Shane Sutton, once Bradley Wiggins' coach and mentor, and the former technical director of the Great Britain team, has reportedly told a BBC documentary due to be aired on Sunday that he regarded Therapeutic Use Exemptions (TUE) as a legitimate way of finding "marginal gains" while staying within anti-doping rules.
The TUE system to obtain treatment with medicines that contain banned substances has been used and often abused in cycling. The UCI improved its medical governance in 2013, leading to a dramatic reduction in the numbers of TUEs approved each year.
In 2016, a leak by hackers known as Fancy Bears revealed that Wiggins and Team Sky obtained a TUE to use the powerful corticosteroid triamcinolone in 2011, 2012 and 2013 before he raced in Grand Tours. A medical consultant prescribed Wiggins triamcinolone to help control his pollen allergies. However, the drug is widely viewed as performance enhancing and is on the banned list if not used with a TUE.
Sutton made his claims about TUE use during an interview for a BBC documentary titled Britain's Cycling Superheroes: the Price of Success, which investigated the controversies that have beset Team Sky and British Cycling in the past 14 months.
The Guardian and the BBC report that Sutton, who is now a coach for the Chinese track team, said: "If you've got an athlete that's 95% ready and that little 5% niggle or injury that's troubling them, if you can get the TUE to get them to 100%, of course you would in them days.
"The business you're in is to give you the edge on your opponent and ultimately it's about killing them off but you definitely don't cross the line and that's something we've never done."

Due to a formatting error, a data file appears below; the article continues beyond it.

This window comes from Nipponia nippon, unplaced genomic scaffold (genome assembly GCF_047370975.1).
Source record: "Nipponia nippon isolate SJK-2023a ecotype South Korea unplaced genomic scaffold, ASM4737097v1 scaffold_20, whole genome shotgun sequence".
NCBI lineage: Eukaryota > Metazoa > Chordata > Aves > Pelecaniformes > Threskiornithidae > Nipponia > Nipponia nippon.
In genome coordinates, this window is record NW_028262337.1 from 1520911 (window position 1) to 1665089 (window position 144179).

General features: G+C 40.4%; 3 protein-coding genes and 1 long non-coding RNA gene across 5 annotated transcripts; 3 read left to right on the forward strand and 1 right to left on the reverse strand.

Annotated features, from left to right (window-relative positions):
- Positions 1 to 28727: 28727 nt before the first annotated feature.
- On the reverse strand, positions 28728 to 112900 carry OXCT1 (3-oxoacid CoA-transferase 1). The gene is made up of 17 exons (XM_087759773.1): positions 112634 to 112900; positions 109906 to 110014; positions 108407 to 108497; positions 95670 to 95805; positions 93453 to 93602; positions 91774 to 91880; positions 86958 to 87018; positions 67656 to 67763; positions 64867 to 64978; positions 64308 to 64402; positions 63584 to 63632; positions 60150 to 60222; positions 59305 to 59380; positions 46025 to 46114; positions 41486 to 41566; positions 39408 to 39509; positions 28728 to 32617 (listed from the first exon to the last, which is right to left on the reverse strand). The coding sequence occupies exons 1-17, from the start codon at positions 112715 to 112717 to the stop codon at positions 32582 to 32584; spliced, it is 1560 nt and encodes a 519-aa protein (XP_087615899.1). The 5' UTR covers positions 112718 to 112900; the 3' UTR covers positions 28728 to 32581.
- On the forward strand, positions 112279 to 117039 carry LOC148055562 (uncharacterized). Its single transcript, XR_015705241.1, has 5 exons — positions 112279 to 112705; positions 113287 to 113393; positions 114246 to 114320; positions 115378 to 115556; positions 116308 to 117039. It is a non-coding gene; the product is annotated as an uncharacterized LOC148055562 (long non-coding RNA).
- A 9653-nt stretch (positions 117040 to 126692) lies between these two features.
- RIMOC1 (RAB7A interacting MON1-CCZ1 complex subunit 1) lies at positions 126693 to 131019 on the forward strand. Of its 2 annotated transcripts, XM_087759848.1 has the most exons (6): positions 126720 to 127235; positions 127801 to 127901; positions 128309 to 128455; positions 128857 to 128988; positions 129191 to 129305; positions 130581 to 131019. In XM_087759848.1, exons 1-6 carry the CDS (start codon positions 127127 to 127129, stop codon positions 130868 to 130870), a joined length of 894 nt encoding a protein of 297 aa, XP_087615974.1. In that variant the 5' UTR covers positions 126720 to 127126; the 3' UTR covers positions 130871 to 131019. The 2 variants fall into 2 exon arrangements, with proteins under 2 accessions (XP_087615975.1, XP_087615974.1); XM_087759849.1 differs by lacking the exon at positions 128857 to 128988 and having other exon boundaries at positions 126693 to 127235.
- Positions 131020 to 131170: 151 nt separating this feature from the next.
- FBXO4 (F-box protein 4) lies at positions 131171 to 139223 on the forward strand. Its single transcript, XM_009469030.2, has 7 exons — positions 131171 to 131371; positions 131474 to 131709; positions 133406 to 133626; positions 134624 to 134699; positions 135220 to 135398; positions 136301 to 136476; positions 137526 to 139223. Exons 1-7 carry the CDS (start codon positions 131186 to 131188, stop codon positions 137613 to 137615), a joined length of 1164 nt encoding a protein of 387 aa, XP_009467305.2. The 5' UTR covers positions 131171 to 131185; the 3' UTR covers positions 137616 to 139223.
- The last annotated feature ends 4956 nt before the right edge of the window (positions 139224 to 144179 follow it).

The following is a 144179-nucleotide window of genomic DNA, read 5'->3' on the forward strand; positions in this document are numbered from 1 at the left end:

Asked if "finding the gains might mean getting the TUE", Sutton repeated the question, before adding: "Yes, because the rules allow you to do that."
The BBC documentary is set to be aired just a few days after UK Anti-Doping (UKAD) revealed it had closed its investigation into allegations of wrong doing at Team Sky because it had been unable to find definitive evidence on the contents of the Jiffy bag delivered to Team Sky at the Critérium du Dauphiné in 2011.
It has been alleged the package contained triamcinolone. Team Sky and team doctor Dr. Richard Freeman said it contained Fluimucil but were unable to prove this due to a lack of medical records. Freeman has refused to face questions citing illness and claims his computer containing his medical records was stolen.
Wiggins has always denied that he had committed any wrongdoing and described the UKAD inquiry and the media reports of events as a "malicious witch hunt".
Brailsford in favour of TUE use, Millar suggests Team Sky were gaming the system
Wiggins had never talked about his TUE and injections before the Fancy Bears leak but has claimed he took triamcinolone to avoid suffering with serious pollen allergies as he targeted the Tour de France and Giro d'Italia during the peak of his career.
Team Sky manager Dave Brailsford, who was also interviewed for the BBC programme claimed the process had been above board.
"If an athlete is hampered by an illness and there is a medication they can have and the TUE criteria are met, then they should [have it]. If Wada and the UCI signed this off and it was all absolutely clear and above board then I was comfortable with that," he is reported as saying.
David Millar, who doped during his own professional career with triamcinolone, but who has since taken a strong stance against doping in cycling, was critical of Team Sky's previous use of the TUE system.
"They were gaming the system. I think that's quite obvious. I think we all know that. It's just hugely disappointing," he reportedly told the BBC documentary.
"Team Sky were zero tolerance, so you would think that zero tolerance would mean you weren't going to tread into that very grey area which is cortisone use. When I heard that, a little bit of me died to be honest."
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